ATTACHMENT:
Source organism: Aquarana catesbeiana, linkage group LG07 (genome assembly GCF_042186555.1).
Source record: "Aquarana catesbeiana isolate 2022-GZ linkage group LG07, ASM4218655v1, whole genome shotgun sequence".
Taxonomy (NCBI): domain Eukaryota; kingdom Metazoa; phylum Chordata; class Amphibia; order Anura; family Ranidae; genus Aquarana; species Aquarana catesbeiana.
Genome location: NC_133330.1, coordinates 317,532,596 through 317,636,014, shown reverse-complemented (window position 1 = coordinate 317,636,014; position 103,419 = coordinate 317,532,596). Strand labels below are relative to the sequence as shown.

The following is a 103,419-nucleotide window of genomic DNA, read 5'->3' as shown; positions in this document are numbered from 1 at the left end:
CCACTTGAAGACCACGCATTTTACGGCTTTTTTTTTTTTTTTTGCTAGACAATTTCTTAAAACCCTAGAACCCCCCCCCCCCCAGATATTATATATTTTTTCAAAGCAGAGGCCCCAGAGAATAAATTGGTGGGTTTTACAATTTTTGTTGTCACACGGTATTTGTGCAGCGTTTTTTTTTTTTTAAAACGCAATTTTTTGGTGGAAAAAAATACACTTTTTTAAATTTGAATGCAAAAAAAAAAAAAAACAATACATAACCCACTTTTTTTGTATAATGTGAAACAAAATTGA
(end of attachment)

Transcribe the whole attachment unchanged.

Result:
Source organism: Aquarana catesbeiana, linkage group LG07 (genome assembly GCF_042186555.1).
Source record: "Aquarana catesbeiana isolate 2022-GZ linkage group LG07, ASM4218655v1, whole genome shotgun sequence".
Taxonomy (NCBI): domain Eukaryota; kingdom Metazoa; phylum Chordata; class Amphibia; order Anura; family Ranidae; genus Aquarana; species Aquarana catesbeiana.
Genome location: NC_133330.1, coordinates 317,532,596 through 317,636,014, shown reverse-complemented (window position 1 = coordinate 317,636,014; position 103,419 = coordinate 317,532,596). Strand labels below are relative to the sequence as shown.

The following is a 103,419-nucleotide window of genomic DNA, read 5'->3' as shown; positions in this document are numbered from 1 at the left end:
CCACTTGAAGACCACGCATTTTACGGCTTTTTTTTTTTTTTTTGCTAGACAATTTCTTAAAACCCTAGAACCCCCCCCCCCCCAGATATTATATATTTTTTCAAAGCAGAGGCCCCAGAGAATAAATTGGTGGGTTTTACAATTTTTGTTGTCACACGGTATTTGTGCAGCGTTTTTTTTTTTTTAAAACGCAATTTTTTGGTGGAAAAAAATACACTTTTTTAAATTTGAATGCAAAAAAAAAAAAAAACAATACATAACCCACTTTTTTTGTATAATGTGAAACAAAATTGA